TV networks bandy about lots of reasons their shows are hits: Facebook followers. Twitter interactions. Sometimes even ratings.
But even ratings can be parsed and manipulated: a certified bomb can look like a hit when you only consider only primetime women 25-54, watching ad-supported cable on Saturday nights. Or men 18-34 not watching sports.
Every network pulls some shenanigans to puff up their shows. So we asked some top executives to tell us what criteria for success they value, and what they see no value in — bearing in mind, of course, that they reserve the right to keep using all of them.
A little background: Today, there are more metrics than ever to measure and report a show’s reach and value to advertisers. Metered market household ratings (56 markets) come in first, the morning after a show airs, followed by fast nationals which give preliminary measurements of total viewers and viewers in the key 18-49 demographic. Live + 3 ratings gauge viewership over three days to account for DVR airing, and Live + 7 covers the week.
Nielsen — the ratings giant — recently began providing Twitter ratings gauging social media interactions.
Also read: Coming Soon to Your DVR: Fresher Ads
Once the early ratings were gospel. They’re still watched as closely as first weekend box office grosses are in the movie world. But advertisers buy time based on secret C+3 numbers — the ratings for the commercials over three days, which aren’t necessarily as high as Live + 3 ratings that measure shows themselves.
Of course, throw in local affiliates — NBC , for instance, has 234 — and it becomes even more complex.
So TheWrap set out to make some sense of the whole thing — or at least not muddy the waters further.
TheWrap: What is the most inaccurate or least valuable metric you’ve seen?
Jeff Bader, president, program planning, strategy and research, NBC: “I don’t think it’s a question of inaccurate. No one really puts out anything that isn’t true — there just might be a lot of caveats to it. You can spin it anyway you want.”
Dan Harrison, executive vice president of scheduling, Fox: “For me, what’s decreasing in value is the metered markets — what’s known as the overnight. 90 minutes, 2 hours later, they get replaced by the fast nationals. The fast nationals are also limited to the metered markets — so their value is also diminished as well.”
Kelly Kahl, senior executive vice president, CBS primetime: “The household ratings, other than for historical comparison, really have very little value and very little context these days.”
Andy Kubitz, executive vice president, program planning & scheduling, ABC: “As time is proving, the dependency on live plus same day ratings is reducing. I think some of the social media stuff … it’s not actionable. On a decision-making process, can we pick the show up because of high social engagement? We’re not there yet.”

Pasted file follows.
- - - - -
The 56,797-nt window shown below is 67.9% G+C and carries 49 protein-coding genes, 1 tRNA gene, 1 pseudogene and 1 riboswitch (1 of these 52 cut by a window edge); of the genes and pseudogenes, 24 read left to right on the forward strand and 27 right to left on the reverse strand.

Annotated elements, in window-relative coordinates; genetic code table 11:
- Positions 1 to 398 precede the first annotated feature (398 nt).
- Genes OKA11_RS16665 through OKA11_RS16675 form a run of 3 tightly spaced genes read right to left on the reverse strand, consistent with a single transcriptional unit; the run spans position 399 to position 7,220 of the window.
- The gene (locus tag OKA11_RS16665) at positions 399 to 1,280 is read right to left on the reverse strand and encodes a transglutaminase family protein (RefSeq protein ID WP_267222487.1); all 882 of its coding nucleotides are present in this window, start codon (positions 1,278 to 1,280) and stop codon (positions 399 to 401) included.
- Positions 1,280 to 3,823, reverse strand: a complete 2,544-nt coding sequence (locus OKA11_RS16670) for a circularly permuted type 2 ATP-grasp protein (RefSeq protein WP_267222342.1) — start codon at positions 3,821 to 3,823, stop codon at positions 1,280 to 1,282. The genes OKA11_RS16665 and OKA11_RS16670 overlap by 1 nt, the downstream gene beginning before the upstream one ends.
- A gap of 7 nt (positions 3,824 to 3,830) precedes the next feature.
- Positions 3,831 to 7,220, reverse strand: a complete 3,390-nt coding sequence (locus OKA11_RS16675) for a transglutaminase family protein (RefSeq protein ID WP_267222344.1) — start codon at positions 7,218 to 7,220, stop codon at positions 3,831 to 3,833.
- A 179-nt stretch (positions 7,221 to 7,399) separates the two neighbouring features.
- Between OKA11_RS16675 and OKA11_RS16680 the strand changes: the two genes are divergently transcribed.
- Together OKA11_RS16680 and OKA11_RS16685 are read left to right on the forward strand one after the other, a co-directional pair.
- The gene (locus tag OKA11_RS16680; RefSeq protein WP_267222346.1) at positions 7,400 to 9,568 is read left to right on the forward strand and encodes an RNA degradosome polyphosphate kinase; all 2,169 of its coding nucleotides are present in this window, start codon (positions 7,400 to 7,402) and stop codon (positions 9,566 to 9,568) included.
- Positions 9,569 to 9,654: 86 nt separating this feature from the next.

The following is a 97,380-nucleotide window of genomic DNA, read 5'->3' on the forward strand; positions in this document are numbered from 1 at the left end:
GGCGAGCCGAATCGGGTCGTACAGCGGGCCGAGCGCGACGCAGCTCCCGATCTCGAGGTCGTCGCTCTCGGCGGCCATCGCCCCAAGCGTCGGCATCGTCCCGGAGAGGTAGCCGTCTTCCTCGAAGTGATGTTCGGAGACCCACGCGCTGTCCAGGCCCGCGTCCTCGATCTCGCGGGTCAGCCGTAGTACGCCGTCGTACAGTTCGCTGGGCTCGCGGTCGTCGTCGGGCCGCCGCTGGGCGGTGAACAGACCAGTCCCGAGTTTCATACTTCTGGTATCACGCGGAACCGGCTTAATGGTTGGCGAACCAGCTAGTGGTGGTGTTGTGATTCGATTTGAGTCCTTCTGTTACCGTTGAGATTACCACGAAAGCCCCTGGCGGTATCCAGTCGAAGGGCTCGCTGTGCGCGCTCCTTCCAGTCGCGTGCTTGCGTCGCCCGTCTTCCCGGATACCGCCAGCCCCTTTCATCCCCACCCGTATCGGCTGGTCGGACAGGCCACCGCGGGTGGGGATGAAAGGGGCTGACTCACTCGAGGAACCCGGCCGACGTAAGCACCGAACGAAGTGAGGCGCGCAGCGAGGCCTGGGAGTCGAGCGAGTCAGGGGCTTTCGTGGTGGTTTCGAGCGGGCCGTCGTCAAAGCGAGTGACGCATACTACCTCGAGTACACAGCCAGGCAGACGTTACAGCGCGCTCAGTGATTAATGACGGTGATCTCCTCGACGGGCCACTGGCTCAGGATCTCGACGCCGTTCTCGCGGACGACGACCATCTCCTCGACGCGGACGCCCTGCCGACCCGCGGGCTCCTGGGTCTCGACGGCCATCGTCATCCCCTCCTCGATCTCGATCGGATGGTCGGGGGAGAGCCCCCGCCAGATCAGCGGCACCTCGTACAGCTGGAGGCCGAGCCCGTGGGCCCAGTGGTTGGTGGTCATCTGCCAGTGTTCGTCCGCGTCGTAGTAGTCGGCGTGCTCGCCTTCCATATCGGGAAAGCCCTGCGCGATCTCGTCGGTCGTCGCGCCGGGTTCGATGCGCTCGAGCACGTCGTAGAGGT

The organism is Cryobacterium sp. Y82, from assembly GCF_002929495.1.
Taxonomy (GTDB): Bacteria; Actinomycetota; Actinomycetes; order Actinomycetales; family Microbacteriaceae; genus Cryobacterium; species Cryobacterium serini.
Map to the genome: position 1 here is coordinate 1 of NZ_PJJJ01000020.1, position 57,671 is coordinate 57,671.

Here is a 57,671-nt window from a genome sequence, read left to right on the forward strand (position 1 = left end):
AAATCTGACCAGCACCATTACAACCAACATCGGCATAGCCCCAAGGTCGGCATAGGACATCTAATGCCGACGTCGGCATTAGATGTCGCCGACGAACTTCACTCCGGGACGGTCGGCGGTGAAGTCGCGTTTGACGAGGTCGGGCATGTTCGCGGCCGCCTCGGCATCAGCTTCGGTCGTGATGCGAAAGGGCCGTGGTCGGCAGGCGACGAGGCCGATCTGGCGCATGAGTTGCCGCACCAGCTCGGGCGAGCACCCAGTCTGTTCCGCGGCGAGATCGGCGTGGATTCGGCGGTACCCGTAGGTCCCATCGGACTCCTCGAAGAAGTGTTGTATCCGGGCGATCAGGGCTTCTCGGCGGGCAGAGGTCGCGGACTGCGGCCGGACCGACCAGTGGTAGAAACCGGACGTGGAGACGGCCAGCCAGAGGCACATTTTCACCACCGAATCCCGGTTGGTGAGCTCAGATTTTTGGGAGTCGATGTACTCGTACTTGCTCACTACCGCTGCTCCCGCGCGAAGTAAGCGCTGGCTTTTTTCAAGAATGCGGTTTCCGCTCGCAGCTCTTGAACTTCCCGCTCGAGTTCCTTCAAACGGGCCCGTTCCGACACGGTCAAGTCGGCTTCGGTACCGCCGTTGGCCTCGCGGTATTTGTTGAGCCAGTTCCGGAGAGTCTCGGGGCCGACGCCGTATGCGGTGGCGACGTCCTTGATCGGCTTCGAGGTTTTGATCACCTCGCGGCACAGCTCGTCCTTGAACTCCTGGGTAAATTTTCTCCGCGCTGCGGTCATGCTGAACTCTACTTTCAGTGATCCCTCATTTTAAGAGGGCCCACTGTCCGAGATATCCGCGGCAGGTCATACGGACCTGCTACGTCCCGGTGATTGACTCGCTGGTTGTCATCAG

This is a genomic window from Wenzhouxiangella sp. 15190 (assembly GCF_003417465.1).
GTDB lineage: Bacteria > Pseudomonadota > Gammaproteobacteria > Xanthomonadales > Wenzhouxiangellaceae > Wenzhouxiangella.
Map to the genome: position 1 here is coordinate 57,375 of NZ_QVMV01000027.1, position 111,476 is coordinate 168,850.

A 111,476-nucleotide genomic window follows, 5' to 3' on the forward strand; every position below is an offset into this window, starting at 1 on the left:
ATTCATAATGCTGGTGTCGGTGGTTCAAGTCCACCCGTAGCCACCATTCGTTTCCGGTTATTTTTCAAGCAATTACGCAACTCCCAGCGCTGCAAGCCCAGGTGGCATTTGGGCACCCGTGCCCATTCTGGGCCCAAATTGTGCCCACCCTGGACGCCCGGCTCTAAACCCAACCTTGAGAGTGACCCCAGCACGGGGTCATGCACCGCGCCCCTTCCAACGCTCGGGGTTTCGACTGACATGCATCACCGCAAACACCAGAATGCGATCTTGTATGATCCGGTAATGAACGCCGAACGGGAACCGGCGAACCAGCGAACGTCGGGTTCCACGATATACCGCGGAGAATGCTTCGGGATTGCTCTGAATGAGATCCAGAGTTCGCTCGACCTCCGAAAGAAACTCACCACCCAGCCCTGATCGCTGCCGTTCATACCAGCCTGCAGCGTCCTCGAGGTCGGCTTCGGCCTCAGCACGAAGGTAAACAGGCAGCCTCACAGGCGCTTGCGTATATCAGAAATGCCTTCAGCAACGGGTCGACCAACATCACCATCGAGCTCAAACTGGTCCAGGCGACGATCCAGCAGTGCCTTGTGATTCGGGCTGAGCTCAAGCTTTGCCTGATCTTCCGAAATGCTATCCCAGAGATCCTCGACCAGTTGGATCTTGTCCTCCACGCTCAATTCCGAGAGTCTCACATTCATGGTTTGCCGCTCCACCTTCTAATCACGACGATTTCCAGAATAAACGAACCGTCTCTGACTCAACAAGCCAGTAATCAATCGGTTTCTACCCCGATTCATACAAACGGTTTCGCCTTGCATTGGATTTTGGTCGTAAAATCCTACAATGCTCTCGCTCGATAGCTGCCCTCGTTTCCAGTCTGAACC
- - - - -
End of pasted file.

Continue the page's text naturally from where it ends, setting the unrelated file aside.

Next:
How valuable is 18-49 today?
Harrison, Fox: “I think 18-49 is still king. [But ratings have] become a three-dimensional chess game.”
Kahl, Fox: “I think 18-49, maybe 5-10 years ago, it was a good marker for how a network is doing, how much money [it’s] going to make. If you read your trades, and even some of the consumer trades, you would think 18-49 is the only demo. It’s a good shorthand but still doesn’t tell the overall story.”
Kubitz: “We don’t set what’s important in 18-49. Advertisers set what’s important in that demographic. If it’s important to our advertisers, then it’s important to me.”
How is your network handling time-shifting?
Harrison, Fox: “I don’t think 10 years ago anybody imagined the number of streams of data that we see today. I do believe that some point on broadcast you’re going to see a +100 percent on a real show — and not [from] a flop that got a 0.2 to a 0.4.”
Kubitz: “We place a lot of importance looking at L+3 — mainly because that’s the first one you get. L+7 you get 7 days later …. It’s a little too late to move our marketing dollars around.”
How is Nielsen adapting to the changing climate?
Harrison, Fox: “I think Nielsen doesn’t move as quickly as we would like them to move.”
Kubitz: “Nielsen needs to move quicker. … They need to figure out, if they’re going to be the currency of the future, they have to be everywhere.”
What about the new Twitter TV ratings?
Kahl, CBS: “The Twitter ratings are very interesting, but I still think they have an odd multiplier. Their numbers seem a little inflated to me. Until they can tell me who actually looked at a tweet versus who a tweet passed by on the screen … I’m a little skeptical.”
Harrison, Fox: “They give us a picture of how fans engage on Twitter, but that doesn’t give us insight into off-air engagement on other platforms — digital or analog. And there’s no clear monetization on Twitter right now, which is the most important component of a rating.”
Kubitz: “The ratings on Twitter really just tells you who has the loudest following. But it really doesn’t tell you if you’re successful.”